Sivappu Manjal Pachai movie review: Siddharth, GV Prakash's banter is the saving grace of this predictable affair
Director Sasi, after the blockbuster Pichaikkaran (2016), is back with Sivappu Manjal Pachai, a simple film on human relationships, loaded with sentiments and melodrama. Here we have Siddharth as a traffic cop, and GV Prakash as an illegal bike racer, who are pitted against each other in the streets of Chennai. But by a quirk of fate, Siddharth marries GV Prakash’s beloved elder sister, who brought him up, and the rest of the film is the emotional conflict that follows as GV refuses to acknowledge him as ‘Machan’ (brother-in-law) until the end scene.
Tamil film trade still loves the old ‘family that lives together stays together’ stories, a popular genre in the '80s and '90s. Popular heroes, who became superstars, used to be part of the ‘Amma (mother) sentiment’ or the ‘Thangachi (sister) sentiment’ and act in tearjerkers, full of melodrama, along with other commercial ingredients. These kinds of films used to draw family audiences in single screens across Tier-2 and 3 markets in Tamil Nadu. But with the advent of multiplexes, growing overseas markets, and the domestic new generation markets, the superstars stopped doing such films that milk sentiments, and work only at the Tamil Nadu box office.
Madhan (GV Prakash) is a youngster who is into illegal bike racing run by a betting syndicate on the busy streets of Chennai. His family and life revolves around is his elder sister Raji (Lijomol Jose), and they grew up as orphans under the care of their mother’s sister. Rajasekhar (Siddharth) is an upright honest traffic cop, who gave up a posting in the Intelligence Bureau to monitor the streets of Chennai, which according to him is the only caste-less place. One day, Rajasekhar catches Madhan for reckless illegal racing, shames and humiliates him, and puts a video of that on YouTube. By a quirk of fate, Rajasekhar gets into a marriage alliance with Raji, who is soon torn between her affection for her brother and love for her husband. And in the second half, a villain (Madhusoodanan), who controls the drug mafia is thrown in, to work out the ‘maman- machan’ sentiments.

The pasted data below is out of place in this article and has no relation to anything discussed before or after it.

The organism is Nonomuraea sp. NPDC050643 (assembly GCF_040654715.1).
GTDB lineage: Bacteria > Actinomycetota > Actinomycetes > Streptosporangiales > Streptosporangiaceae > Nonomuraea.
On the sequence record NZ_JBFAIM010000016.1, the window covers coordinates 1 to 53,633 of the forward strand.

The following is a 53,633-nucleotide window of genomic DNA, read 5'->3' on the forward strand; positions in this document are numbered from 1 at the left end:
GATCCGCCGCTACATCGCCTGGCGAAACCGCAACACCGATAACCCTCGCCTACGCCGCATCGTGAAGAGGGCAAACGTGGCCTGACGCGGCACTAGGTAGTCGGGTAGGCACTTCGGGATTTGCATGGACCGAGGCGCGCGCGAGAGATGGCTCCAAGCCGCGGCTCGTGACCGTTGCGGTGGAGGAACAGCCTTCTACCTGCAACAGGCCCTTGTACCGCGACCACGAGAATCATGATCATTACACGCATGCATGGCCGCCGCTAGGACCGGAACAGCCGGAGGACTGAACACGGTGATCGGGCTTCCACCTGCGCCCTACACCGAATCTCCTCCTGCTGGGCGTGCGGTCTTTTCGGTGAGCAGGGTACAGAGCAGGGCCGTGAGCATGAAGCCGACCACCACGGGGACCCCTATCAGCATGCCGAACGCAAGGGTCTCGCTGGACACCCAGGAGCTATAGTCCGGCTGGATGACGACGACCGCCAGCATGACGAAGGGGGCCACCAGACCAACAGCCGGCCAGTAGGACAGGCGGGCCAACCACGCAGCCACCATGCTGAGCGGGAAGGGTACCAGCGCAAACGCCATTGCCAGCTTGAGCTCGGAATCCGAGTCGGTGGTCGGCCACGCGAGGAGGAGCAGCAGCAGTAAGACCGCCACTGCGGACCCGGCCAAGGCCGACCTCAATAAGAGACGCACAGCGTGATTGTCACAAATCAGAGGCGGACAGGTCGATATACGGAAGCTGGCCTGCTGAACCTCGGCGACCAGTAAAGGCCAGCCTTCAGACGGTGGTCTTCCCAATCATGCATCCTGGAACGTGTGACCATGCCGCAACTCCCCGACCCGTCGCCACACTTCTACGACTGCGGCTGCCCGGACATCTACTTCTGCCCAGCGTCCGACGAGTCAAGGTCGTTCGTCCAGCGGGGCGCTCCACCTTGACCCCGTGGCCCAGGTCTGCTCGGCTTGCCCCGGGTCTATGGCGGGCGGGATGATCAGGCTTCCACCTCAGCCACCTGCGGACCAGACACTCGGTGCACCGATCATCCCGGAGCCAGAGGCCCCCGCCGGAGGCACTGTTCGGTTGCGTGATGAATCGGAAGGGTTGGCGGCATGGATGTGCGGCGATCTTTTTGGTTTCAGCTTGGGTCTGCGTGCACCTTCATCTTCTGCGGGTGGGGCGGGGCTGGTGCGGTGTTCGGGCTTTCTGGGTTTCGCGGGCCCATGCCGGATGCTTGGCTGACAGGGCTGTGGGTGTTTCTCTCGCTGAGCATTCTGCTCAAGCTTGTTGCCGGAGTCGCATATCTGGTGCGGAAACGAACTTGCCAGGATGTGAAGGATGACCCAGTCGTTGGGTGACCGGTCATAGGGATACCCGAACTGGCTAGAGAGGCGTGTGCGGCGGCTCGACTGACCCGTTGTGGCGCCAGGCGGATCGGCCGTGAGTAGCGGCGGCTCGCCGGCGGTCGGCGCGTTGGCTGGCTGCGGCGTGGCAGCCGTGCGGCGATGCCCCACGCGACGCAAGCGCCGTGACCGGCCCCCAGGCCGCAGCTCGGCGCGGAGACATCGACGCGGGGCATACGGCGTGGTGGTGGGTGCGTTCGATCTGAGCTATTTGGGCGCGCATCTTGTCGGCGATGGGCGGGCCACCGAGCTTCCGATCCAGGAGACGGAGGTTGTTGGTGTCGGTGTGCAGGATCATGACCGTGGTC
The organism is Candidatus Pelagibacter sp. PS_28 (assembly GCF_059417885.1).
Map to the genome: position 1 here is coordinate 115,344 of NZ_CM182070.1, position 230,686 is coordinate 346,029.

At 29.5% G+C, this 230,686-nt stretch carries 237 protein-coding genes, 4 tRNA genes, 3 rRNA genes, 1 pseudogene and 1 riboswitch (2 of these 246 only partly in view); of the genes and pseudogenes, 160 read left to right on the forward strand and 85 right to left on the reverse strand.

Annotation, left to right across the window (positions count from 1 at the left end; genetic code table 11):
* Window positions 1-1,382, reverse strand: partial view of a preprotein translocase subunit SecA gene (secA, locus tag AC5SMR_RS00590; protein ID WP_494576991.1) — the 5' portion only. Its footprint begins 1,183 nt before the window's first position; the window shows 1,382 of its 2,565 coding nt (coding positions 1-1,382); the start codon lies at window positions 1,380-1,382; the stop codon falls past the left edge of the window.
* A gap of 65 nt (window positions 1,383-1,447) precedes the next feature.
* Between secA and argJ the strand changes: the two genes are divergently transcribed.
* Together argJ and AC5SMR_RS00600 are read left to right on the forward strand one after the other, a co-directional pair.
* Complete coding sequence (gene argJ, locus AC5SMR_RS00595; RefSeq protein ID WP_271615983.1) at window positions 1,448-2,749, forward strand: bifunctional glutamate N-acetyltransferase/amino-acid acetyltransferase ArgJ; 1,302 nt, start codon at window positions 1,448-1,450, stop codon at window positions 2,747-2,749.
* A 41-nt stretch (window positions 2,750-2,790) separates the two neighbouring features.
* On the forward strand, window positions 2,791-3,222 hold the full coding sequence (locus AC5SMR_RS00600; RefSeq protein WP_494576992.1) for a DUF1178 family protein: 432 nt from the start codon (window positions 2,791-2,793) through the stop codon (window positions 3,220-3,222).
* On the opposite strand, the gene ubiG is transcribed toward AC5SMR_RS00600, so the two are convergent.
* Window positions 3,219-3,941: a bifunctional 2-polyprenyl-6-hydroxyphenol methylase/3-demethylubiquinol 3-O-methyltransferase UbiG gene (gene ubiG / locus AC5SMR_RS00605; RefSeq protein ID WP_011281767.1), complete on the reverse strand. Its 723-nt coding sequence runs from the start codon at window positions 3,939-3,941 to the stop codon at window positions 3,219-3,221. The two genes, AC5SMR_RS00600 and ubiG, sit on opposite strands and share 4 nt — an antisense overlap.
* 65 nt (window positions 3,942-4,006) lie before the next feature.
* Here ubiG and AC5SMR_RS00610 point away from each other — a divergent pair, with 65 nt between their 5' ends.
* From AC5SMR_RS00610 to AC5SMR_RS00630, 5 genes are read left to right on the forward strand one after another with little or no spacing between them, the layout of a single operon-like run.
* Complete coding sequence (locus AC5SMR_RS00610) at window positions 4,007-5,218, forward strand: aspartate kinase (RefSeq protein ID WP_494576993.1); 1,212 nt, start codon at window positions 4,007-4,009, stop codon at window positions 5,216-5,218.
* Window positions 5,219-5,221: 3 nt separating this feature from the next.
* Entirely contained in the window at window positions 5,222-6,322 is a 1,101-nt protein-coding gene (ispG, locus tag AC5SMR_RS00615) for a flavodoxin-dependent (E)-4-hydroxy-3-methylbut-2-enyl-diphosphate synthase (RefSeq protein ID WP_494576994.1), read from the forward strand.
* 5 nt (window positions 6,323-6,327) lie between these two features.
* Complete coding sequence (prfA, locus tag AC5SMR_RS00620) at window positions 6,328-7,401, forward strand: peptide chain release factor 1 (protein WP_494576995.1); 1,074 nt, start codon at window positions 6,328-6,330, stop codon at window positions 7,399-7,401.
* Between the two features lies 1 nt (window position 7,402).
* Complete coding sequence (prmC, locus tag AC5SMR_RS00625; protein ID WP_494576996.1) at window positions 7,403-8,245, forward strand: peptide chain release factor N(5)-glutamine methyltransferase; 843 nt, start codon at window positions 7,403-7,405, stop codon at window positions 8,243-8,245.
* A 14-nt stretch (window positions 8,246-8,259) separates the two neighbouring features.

The basic premise of Sivappu Manjal Pachai is taken out of Mani Ratnam’s super hit Agni Natchathiram (1988), where two step –brothers, Prabhu and Karthik, were pitted against each other. Alas, Sasi’s film does not have the same finesse or the packaging and music that made Agni Natchathiram memorable. The trouble with Sivappu Manjal Pachai is modern audience will be baffled by the behaviour of characters in such a film. Why should Siddharth bend over backwards to please the bratty behaviour of GV?
The bike racing scenes in the film are quite exciting though the CGI could have been better, as the audience today are used to the Fast and Furious franchise films in Tamil. And the long drawn-out climax fight is predictable as we know that the two lead characters will put aside their differences, and join hands to fight the villain.
However, what makes it tick and watchable is the performance of its lead actors, especially Siddharth. He has come out with a mature performance, and is at ease doing a difficult role with subtlety. GV catches your attention in the bike racing scenes. Lijomol is another fine find from Malayalam cinema.
But it is high time Sasi moves from the comfort of his ‘family formula’ films, and tries something new.
Updated Date: Sep 07, 2019 11:48:37 IST